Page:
David's Tomb

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King David's Tomb
Hebrew: קבר דוד המלך
Jerusalem Tomb of David BW 1.JPG
David's Tomb is located in Jerusalem
David's Tomb
Shown within Jerusalem
Location Jerusalem
Region Israel
Coordinates Lua error in Module:Coordinates at line 668: callParserFunction: function "#coordinates" was not found.
Type tomb
Cultures Ayyubid, Hebrew, Byzantine, Crusaders

King David's Tomb (Hebrew: קבר דוד המלך‎) is a site viewed as the burial place of David, King of Israel, according to a tradition beginning in the 12th century. It is located on Mount Zion in Jerusalem, near the Hagia Maria Sion Abbey. The tomb is situated in a ground floor corner of the remains of the former Hagia Zion, a Byzantine church. Older Byzantine tradition dating to the 4th century identified the location as the Cenacle of Jesus and the original meeting place of the Christian faith. The building is now part of the Diaspora Yeshiva.


The tomb is located in a corner of a room situated on the ground floor remains of the former Hagia Zion an ancient house of worship; the upper floor of the same building has traditionally been viewed as the Cenacle of Jesus. The site of David's burial is unknown, though the Tanakh locates it southwards, in the Ir David near Siloam. In the 4th century CE, he and his father Jesse were believed to be buried in Bethlehem. The idea he was entombed on what was later called Mt Zion dates to the 9th century CE.[1] Writing around 1173 Benjamin of Tudela recounted a colourful story that two Jewish workers employed to dig a tunnel came across David's original splendid palace, replete with gold crown and scepter and decided the site must be his tomb. The Gothic cenotaph preserved to this day was constructed by the Crusaders:[1] the Mount Zion conquered by David according to the Book of Samuel was wrongly ascribed by medieval pilgrims to this site, and David was presumed to be buried there.[1] In 1335, the ancient church became a Franciscan monastery, but, due to tensions with the Greek Orthodox Patriarch, the Franciscan residence was closed.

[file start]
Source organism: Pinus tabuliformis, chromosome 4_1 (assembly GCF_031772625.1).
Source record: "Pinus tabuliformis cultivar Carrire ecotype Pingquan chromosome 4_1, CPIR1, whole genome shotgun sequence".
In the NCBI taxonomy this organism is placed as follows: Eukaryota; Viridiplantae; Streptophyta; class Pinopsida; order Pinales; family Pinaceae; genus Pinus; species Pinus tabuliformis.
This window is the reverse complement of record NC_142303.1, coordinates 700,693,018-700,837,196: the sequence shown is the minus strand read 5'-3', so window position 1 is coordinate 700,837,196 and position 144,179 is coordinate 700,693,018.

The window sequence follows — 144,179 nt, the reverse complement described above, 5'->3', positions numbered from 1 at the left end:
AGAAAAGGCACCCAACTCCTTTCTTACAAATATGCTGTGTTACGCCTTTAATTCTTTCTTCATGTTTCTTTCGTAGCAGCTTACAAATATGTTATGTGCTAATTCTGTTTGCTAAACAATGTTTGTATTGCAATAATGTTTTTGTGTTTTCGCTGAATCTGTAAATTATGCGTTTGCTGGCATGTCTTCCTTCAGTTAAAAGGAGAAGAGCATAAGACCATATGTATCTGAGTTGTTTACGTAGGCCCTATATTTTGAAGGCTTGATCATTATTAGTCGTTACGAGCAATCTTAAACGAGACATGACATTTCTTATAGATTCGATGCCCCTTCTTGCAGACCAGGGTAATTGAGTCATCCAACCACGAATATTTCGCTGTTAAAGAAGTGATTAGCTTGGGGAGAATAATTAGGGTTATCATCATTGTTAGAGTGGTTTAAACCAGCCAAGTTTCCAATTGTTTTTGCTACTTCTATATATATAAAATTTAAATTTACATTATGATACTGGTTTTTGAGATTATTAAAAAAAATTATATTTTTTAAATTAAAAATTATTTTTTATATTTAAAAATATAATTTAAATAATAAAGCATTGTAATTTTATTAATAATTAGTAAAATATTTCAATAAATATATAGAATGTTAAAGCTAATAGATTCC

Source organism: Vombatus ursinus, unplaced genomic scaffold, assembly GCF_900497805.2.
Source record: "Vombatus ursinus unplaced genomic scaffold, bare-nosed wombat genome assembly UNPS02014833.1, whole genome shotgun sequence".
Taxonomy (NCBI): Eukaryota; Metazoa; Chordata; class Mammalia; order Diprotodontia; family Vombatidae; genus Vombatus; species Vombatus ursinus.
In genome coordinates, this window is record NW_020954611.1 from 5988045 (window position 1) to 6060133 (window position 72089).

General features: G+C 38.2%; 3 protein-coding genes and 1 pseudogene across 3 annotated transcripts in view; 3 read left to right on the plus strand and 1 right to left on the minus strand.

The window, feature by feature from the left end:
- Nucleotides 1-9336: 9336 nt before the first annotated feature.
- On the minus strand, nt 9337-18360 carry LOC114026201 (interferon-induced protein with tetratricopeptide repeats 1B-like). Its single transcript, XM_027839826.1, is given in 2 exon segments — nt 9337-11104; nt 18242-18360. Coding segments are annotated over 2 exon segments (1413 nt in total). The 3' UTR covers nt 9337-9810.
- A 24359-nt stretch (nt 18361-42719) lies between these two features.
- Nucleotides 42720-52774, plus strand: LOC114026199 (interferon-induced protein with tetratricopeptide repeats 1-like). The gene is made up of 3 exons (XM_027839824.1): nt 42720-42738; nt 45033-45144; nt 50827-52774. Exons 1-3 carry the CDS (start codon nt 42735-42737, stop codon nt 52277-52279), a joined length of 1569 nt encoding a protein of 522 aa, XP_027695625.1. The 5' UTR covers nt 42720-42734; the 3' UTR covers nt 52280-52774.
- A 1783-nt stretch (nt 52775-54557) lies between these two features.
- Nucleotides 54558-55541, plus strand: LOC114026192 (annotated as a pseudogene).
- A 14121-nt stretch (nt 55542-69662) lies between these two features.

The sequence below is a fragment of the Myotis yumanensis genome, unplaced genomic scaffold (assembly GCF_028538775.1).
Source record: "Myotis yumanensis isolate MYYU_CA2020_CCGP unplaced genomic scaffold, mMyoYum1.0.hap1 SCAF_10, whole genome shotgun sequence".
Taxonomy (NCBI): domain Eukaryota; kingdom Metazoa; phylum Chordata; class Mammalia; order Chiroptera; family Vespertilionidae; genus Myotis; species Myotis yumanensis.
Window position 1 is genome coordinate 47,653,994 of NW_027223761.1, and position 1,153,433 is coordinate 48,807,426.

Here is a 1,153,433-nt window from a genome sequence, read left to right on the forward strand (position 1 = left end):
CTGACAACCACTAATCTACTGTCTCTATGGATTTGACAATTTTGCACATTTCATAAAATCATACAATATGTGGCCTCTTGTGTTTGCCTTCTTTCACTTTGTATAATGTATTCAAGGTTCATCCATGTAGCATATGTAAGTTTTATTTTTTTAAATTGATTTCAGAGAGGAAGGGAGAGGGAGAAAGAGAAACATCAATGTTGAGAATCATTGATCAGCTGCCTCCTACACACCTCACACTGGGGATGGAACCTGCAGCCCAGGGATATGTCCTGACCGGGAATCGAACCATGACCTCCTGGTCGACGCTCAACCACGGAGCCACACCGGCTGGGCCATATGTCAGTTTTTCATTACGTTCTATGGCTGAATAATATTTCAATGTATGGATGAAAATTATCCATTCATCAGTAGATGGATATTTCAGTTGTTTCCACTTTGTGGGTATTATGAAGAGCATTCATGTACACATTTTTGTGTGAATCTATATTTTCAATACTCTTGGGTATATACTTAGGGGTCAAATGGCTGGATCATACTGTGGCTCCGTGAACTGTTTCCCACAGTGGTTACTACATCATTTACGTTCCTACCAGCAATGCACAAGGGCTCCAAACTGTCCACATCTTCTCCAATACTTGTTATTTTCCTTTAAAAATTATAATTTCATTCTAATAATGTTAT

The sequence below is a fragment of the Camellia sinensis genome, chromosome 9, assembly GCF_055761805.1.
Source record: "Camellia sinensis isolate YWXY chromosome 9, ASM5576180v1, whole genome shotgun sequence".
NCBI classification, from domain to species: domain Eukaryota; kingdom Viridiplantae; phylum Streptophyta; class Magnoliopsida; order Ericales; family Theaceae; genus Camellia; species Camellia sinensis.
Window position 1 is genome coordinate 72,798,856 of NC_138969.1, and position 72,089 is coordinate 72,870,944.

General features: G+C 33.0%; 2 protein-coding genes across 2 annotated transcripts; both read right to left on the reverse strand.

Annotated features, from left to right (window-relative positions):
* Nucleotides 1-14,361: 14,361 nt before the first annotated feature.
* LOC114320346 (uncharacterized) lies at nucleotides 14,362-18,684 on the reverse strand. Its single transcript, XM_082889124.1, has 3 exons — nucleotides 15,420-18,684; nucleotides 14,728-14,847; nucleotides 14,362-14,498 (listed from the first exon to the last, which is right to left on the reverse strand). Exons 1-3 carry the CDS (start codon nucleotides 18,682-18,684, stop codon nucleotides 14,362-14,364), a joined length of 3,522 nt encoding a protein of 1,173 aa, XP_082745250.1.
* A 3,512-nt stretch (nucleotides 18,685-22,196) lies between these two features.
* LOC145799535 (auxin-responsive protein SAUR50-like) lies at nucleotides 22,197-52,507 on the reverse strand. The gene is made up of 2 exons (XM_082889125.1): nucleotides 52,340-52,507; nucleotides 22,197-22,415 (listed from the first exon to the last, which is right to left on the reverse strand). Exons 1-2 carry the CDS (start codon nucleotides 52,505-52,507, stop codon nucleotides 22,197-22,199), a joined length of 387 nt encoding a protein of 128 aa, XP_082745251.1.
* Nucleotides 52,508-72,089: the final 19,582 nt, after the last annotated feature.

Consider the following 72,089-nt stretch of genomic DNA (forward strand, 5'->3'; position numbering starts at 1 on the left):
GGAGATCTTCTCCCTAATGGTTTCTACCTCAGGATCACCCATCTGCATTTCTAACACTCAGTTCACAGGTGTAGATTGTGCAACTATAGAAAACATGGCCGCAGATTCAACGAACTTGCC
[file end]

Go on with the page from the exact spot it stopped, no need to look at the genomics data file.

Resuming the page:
The Franciscan Monastery in Jerusalem during the 16th century did not encompass today's King David Tomb complex. In fact it was not a monastery but the residence of a small band of friars—in a room on the Western part of today's David Tomb complex because it was thought to be the site of the Last Supper. The friars used to throw their rubbish outside on the Eastern side of today's Tomb complex. The Sharif Ahmad Dajani, the first to hold the Dajani name, cleaned up the waste and constructed the neglected Eastern side of today's King David Tomb complex—where the tomb is located—in the 1490s. He established a place for Muslim prayer on the Eastern part of today's complex. The "Franciscans were driven out from the mountain" by residents of Jerusalem in 1524. The "Ibn Dawood" mosque, a title given Sheikh Ahmad Dajani by the residents of Jerusalem, was established for Muslim prayers under the patronage of Sultan Suleiman the Magnificent and the supervision of al-Shareef Sheikh Ahmad bin Ali Dajani.[2]